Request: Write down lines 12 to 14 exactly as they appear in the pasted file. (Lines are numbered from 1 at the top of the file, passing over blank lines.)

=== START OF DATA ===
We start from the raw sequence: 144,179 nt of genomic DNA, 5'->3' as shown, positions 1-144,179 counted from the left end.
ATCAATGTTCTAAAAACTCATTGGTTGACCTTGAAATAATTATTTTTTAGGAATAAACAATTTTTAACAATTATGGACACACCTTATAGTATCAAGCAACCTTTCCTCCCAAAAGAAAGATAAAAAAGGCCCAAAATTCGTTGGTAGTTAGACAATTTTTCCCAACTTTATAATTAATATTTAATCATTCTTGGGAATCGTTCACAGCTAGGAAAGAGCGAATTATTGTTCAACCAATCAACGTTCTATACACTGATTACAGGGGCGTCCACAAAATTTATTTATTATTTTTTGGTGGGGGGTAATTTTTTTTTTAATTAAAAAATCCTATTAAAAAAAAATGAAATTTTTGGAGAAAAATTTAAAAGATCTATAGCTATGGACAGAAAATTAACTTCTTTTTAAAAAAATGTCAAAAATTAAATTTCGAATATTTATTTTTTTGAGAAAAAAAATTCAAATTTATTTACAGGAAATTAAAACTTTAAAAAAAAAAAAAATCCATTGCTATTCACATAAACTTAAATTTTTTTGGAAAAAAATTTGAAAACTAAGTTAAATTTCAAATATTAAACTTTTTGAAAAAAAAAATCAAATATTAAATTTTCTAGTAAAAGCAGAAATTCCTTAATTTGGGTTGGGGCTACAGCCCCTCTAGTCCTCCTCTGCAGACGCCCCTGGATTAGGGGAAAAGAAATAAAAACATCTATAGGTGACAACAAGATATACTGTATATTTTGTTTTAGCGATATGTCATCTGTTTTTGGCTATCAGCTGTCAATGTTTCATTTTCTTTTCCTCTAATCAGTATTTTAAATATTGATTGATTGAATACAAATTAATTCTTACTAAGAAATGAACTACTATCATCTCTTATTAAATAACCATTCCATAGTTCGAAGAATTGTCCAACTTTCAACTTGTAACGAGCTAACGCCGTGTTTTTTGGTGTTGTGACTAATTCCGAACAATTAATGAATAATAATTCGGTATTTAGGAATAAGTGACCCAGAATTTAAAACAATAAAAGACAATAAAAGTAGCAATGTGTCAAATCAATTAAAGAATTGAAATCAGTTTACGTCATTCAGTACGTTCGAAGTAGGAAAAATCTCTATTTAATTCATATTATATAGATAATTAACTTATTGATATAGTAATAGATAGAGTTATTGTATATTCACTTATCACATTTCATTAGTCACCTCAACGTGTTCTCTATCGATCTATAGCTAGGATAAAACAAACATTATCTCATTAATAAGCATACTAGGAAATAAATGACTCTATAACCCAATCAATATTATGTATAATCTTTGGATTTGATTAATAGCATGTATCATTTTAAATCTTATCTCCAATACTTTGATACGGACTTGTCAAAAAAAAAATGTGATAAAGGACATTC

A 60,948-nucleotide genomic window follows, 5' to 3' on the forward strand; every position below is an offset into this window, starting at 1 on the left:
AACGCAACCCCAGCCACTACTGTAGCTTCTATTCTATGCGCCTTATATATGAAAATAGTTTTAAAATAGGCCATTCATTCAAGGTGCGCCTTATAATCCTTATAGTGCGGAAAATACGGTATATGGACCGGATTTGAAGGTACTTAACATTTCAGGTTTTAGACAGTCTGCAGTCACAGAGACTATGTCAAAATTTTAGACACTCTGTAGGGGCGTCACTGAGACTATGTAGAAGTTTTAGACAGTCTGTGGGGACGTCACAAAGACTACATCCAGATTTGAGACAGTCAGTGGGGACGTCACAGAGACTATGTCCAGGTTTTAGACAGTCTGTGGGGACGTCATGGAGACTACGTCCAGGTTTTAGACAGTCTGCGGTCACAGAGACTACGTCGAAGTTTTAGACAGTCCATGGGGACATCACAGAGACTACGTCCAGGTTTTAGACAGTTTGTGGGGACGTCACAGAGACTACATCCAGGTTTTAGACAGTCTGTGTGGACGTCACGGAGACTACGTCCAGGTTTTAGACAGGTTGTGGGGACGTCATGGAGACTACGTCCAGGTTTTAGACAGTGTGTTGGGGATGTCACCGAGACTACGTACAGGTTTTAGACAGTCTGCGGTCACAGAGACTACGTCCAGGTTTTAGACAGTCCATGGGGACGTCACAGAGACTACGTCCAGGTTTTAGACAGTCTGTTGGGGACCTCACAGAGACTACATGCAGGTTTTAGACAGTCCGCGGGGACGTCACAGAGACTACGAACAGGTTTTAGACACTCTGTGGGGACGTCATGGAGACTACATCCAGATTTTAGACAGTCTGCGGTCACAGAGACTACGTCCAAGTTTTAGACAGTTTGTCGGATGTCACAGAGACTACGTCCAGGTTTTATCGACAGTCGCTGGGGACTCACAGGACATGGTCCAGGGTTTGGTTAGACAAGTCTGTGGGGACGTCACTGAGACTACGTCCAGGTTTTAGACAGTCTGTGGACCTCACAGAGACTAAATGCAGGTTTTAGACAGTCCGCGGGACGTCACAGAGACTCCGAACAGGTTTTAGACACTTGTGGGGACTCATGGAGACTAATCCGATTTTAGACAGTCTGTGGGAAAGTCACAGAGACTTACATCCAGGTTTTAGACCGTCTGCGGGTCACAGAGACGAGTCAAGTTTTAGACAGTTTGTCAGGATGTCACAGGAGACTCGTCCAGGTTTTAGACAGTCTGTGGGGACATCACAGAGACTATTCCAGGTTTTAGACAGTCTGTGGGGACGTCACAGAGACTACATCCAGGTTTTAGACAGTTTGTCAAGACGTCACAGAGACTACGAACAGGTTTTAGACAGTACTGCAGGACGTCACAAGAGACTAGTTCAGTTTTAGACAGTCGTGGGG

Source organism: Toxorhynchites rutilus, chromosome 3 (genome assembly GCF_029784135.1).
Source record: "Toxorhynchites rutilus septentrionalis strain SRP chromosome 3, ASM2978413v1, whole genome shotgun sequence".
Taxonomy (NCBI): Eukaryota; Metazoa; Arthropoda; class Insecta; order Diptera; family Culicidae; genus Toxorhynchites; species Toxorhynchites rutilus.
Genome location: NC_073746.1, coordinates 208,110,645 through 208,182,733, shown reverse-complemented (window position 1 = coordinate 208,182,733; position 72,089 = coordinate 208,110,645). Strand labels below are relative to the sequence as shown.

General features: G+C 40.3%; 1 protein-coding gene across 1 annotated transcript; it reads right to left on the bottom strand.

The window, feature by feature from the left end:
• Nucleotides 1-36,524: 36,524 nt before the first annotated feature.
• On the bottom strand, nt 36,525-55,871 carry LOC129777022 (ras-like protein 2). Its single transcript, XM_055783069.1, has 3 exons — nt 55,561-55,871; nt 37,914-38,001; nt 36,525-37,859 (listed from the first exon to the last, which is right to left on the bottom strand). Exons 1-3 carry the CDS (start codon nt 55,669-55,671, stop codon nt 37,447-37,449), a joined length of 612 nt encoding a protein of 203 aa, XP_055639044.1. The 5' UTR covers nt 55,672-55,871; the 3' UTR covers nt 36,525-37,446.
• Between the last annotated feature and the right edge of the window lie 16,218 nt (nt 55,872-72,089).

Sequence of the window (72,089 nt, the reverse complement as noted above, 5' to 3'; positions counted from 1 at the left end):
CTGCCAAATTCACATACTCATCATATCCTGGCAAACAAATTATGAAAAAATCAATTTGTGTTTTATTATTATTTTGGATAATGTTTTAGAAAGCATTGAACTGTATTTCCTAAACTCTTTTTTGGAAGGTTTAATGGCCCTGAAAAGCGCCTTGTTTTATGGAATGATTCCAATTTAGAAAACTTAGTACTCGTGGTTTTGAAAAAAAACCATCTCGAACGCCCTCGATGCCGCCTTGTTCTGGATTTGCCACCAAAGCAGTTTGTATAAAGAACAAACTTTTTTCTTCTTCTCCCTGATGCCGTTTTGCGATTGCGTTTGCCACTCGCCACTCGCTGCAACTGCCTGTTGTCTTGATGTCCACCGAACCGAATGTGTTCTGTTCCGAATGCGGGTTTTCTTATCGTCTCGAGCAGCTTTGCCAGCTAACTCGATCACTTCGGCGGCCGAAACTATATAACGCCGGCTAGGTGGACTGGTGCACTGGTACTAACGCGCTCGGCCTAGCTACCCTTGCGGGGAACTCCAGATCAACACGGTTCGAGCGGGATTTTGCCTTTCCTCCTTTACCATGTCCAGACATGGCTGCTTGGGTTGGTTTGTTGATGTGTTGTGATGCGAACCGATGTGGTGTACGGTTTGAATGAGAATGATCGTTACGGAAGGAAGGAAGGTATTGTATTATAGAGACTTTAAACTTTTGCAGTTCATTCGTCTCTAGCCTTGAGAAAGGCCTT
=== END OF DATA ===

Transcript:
• On the bottom strand, nt 36,525-55,871 carry LOC129777022 (ras-like protein 2). Its single transcript, XM_055783069.1, has 3 exons — nt 55,561-55,871; nt 37,914-38,001; nt 36,525-37,859 (listed from the first exon to the last, which is right to left on the bottom strand). Exons 1-3 carry the CDS (start codon nt 55,669-55,671, stop codon nt 37,447-37,449), a joined length of 612 nt encoding a protein of 203 aa, XP_055639044.1. The 5' UTR covers nt 55,672-55,871; the 3' UTR covers nt 36,525-37,446.
• Between the last annotated feature and the right edge of the window lie 16,218 nt (nt 55,872-72,089).

Sequence of the window (72,089 nt, the reverse complement as noted above, 5' to 3'; positions counted from 1 at the left end):